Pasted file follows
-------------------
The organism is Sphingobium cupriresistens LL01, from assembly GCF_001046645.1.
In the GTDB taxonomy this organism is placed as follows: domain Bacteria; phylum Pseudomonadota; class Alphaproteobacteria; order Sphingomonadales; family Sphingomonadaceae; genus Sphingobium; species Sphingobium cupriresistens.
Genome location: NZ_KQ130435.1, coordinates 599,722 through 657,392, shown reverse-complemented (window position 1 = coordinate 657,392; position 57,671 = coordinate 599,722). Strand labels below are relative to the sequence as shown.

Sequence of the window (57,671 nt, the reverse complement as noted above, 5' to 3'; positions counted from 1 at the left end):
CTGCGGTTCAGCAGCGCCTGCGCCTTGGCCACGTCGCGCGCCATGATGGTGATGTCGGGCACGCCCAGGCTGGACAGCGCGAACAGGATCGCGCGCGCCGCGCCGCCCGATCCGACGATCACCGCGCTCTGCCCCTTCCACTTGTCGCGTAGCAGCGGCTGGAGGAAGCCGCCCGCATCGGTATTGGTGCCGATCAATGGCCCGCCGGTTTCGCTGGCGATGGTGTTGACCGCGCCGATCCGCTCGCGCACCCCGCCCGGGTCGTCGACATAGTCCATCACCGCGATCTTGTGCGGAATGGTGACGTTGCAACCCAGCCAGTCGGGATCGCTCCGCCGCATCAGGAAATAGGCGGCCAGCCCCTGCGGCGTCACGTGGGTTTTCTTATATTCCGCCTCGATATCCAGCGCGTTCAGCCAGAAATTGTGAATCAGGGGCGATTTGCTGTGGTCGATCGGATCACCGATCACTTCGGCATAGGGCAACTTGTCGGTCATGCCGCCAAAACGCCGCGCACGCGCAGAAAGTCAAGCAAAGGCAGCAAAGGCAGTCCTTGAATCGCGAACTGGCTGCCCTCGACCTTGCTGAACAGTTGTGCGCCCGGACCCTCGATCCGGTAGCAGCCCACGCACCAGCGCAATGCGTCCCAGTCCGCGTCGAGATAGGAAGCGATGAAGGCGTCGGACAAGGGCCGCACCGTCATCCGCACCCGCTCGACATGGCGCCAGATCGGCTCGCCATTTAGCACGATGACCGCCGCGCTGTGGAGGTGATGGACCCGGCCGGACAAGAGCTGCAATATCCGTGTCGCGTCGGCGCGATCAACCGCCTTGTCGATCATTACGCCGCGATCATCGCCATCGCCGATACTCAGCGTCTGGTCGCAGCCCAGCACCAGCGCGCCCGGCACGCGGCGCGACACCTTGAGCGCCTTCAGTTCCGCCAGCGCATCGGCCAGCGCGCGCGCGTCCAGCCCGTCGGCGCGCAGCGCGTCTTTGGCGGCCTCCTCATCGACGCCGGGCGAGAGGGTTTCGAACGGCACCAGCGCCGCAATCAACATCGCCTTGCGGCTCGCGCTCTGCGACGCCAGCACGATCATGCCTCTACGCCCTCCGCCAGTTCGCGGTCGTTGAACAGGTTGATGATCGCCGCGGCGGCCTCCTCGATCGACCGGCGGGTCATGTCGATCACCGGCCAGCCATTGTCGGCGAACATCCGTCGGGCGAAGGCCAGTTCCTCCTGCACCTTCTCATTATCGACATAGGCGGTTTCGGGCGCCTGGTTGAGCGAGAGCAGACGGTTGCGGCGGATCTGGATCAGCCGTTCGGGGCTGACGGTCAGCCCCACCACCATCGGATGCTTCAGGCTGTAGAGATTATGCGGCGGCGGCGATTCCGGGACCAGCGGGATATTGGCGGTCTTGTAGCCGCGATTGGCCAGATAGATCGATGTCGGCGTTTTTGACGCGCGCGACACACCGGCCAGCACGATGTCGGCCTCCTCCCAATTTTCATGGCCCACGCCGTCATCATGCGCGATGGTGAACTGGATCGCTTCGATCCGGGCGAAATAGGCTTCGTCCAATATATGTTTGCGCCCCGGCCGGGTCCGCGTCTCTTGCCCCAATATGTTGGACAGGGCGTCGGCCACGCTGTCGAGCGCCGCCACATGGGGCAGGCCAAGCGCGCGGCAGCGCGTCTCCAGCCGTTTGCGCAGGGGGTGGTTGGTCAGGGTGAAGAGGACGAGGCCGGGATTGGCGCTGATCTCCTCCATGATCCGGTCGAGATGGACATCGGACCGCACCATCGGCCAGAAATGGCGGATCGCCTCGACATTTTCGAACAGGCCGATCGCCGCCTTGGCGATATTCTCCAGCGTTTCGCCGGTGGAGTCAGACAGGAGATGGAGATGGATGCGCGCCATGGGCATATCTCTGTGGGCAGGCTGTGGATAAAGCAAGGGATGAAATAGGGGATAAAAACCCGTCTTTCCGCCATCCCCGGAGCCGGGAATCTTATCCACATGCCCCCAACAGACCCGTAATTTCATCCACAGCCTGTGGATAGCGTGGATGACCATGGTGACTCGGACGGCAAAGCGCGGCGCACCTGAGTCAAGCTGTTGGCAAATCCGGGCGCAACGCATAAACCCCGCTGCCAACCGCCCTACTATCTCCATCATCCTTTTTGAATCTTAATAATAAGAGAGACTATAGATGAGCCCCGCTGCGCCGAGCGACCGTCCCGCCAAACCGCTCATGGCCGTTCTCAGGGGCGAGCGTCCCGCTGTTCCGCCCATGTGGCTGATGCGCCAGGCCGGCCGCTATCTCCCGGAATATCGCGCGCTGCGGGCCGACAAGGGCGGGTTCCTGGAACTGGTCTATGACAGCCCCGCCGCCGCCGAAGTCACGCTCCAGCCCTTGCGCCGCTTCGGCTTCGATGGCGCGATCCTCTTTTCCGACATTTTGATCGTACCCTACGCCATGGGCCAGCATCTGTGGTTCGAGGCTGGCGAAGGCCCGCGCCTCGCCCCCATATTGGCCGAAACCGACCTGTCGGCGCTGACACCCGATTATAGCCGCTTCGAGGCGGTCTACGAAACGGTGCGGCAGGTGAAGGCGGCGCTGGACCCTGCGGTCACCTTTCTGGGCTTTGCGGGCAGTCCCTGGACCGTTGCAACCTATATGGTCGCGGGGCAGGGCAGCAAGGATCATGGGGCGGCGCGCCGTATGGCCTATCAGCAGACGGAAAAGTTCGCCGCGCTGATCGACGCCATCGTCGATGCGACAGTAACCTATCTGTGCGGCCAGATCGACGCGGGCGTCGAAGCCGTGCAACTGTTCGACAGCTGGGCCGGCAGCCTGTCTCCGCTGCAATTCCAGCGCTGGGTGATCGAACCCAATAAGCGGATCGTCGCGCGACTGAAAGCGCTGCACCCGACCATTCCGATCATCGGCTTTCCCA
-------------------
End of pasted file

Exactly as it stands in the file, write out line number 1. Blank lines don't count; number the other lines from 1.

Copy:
The organism is Sphingobium cupriresistens LL01, from assembly GCF_001046645.1.